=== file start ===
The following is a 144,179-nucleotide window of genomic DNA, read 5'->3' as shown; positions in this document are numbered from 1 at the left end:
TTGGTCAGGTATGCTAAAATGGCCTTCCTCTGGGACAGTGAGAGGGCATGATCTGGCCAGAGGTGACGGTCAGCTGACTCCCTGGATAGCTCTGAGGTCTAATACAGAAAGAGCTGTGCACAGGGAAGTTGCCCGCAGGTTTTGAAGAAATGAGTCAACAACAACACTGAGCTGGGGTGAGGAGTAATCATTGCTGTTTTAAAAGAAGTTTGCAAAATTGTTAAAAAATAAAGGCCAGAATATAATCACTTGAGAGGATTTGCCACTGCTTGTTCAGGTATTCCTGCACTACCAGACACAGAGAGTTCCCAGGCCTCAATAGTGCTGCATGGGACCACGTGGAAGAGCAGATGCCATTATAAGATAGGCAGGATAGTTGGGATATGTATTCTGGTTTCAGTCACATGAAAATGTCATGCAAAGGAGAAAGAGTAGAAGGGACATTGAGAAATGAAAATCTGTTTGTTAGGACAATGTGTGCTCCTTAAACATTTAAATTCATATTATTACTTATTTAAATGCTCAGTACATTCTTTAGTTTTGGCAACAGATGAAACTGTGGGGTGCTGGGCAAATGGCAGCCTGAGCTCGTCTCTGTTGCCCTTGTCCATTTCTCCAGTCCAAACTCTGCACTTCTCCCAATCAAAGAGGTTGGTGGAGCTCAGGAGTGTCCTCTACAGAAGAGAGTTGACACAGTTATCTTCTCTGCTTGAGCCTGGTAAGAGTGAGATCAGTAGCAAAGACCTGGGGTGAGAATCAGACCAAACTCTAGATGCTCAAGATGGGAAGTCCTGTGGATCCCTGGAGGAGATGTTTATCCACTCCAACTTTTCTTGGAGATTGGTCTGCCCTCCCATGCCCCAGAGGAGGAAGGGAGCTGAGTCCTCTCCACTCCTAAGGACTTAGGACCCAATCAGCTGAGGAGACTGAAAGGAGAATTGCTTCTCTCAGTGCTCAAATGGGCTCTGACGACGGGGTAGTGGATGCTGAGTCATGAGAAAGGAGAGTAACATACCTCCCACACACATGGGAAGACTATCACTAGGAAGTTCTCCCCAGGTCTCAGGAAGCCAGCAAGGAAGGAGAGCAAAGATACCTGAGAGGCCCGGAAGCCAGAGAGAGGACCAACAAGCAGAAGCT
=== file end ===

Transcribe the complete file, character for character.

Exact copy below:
The following is a 144,179-nucleotide window of genomic DNA, read 5'->3' as shown; positions in this document are numbered from 1 at the left end:
TTGGTCAGGTATGCTAAAATGGCCTTCCTCTGGGACAGTGAGAGGGCATGATCTGGCCAGAGGTGACGGTCAGCTGACTCCCTGGATAGCTCTGAGGTCTAATACAGAAAGAGCTGTGCACAGGGAAGTTGCCCGCAGGTTTTGAAGAAATGAGTCAACAACAACACTGAGCTGGGGTGAGGAGTAATCATTGCTGTTTTAAAAGAAGTTTGCAAAATTGTTAAAAAATAAAGGCCAGAATATAATCACTTGAGAGGATTTGCCACTGCTTGTTCAGGTATTCCTGCACTACCAGACACAGAGAGTTCCCAGGCCTCAATAGTGCTGCATGGGACCACGTGGAAGAGCAGATGCCATTATAAGATAGGCAGGATAGTTGGGATATGTATTCTGGTTTCAGTCACATGAAAATGTCATGCAAAGGAGAAAGAGTAGAAGGGACATTGAGAAATGAAAATCTGTTTGTTAGGACAATGTGTGCTCCTTAAACATTTAAATTCATATTATTACTTATTTAAATGCTCAGTACATTCTTTAGTTTTGGCAACAGATGAAACTGTGGGGTGCTGGGCAAATGGCAGCCTGAGCTCGTCTCTGTTGCCCTTGTCCATTTCTCCAGTCCAAACTCTGCACTTCTCCCAATCAAAGAGGTTGGTGGAGCTCAGGAGTGTCCTCTACAGAAGAGAGTTGACACAGTTATCTTCTCTGCTTGAGCCTGGTAAGAGTGAGATCAGTAGCAAAGACCTGGGGTGAGAATCAGACCAAACTCTAGATGCTCAAGATGGGAAGTCCTGTGGATCCCTGGAGGAGATGTTTATCCACTCCAACTTTTCTTGGAGATTGGTCTGCCCTCCCATGCCCCAGAGGAGGAAGGGAGCTGAGTCCTCTCCACTCCTAAGGACTTAGGACCCAATCAGCTGAGGAGACTGAAAGGAGAATTGCTTCTCTCAGTGCTCAAATGGGCTCTGACGACGGGGTAGTGGATGCTGAGTCATGAGAAAGGAGAGTAACATACCTCCCACACACATGGGAAGACTATCACTAGGAAGTTCTCCCCAGGTCTCAGGAAGCCAGCAAGGAAGGAGAGCAAAGATACCTGAGAGGCCCGGAAGCCAGAGAGAGGACCAACAAGCAGAAGCT